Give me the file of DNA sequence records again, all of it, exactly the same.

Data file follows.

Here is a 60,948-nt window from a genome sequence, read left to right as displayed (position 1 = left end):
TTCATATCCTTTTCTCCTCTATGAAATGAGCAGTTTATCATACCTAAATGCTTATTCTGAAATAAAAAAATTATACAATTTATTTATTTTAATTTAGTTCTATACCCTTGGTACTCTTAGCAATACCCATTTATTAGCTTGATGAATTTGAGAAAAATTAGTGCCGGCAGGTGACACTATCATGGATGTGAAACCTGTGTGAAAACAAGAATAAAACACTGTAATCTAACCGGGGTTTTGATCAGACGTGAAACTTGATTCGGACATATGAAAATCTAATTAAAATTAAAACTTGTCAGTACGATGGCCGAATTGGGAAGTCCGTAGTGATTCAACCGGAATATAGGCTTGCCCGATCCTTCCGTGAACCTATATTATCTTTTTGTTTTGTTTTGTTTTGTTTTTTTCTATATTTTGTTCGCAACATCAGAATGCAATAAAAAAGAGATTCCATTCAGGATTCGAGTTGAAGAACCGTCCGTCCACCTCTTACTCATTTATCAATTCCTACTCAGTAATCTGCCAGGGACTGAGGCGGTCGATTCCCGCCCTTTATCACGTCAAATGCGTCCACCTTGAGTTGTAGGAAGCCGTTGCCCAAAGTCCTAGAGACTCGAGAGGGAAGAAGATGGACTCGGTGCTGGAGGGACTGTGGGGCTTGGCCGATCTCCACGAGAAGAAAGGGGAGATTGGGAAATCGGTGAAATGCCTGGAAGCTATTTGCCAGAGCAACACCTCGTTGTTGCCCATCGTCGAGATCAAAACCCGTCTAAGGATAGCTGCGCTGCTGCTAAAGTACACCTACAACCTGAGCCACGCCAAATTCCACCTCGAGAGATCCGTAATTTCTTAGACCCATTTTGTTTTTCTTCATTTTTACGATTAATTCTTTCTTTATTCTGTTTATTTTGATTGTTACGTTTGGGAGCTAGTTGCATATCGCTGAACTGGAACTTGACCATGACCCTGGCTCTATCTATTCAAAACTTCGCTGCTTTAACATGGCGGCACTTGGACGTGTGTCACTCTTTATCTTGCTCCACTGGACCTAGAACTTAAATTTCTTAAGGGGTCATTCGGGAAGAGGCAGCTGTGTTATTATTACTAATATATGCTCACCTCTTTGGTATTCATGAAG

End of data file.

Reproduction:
Here is a 60,948-nt window from a genome sequence, read left to right as displayed (position 1 = left end):
TTCATATCCTTTTCTCCTCTATGAAATGAGCAGTTTATCATACCTAAATGCTTATTCTGAAATAAAAAAATTATACAATTTATTTATTTTAATTTAGTTCTATACCCTTGGTACTCTTAGCAATACCCATTTATTAGCTTGATGAATTTGAGAAAAATTAGTGCCGGCAGGTGACACTATCATGGATGTGAAACCTGTGTGAAAACAAGAATAAAACACTGTAATCTAACCGGGGTTTTGATCAGACGTGAAACTTGATTCGGACATATGAAAATCTAATTAAAATTAAAACTTGTCAGTACGATGGCCGAATTGGGAAGTCCGTAGTGATTCAACCGGAATATAGGCTTGCCCGATCCTTCCGTGAACCTATATTATCTTTTTGTTTTGTTTTGTTTTGTTTTTTTCTATATTTTGTTCGCAACATCAGAATGCAATAAAAAAGAGATTCCATTCAGGATTCGAGTTGAAGAACCGTCCGTCCACCTCTTACTCATTTATCAATTCCTACTCAGTAATCTGCCAGGGACTGAGGCGGTCGATTCCCGCCCTTTATCACGTCAAATGCGTCCACCTTGAGTTGTAGGAAGCCGTTGCCCAAAGTCCTAGAGACTCGAGAGGGAAGAAGATGGACTCGGTGCTGGAGGGACTGTGGGGCTTGGCCGATCTCCACGAGAAGAAAGGGGAGATTGGGAAATCGGTGAAATGCCTGGAAGCTATTTGCCAGAGCAACACCTCGTTGTTGCCCATCGTCGAGATCAAAACCCGTCTAAGGATAGCTGCGCTGCTGCTAAAGTACACCTACAACCTGAGCCACGCCAAATTCCACCTCGAGAGATCCGTAATTTCTTAGACCCATTTTGTTTTTCTTCATTTTTACGATTAATTCTTTCTTTATTCTGTTTATTTTGATTGTTACGTTTGGGAGCTAGTTGCATATCGCTGAACTGGAACTTGACCATGACCCTGGCTCTATCTATTCAAAACTTCGCTGCTTTAACATGGCGGCACTTGGACGTGTGTCACTCTTTATCTTGCTCCACTGGACCTAGAACTTAAATTTCTTAAGGGGTCATTCGGGAAGAGGCAGCTGTGTTATTATTACTAATATATGCTCACCTCTTTGGTATTCATGAAG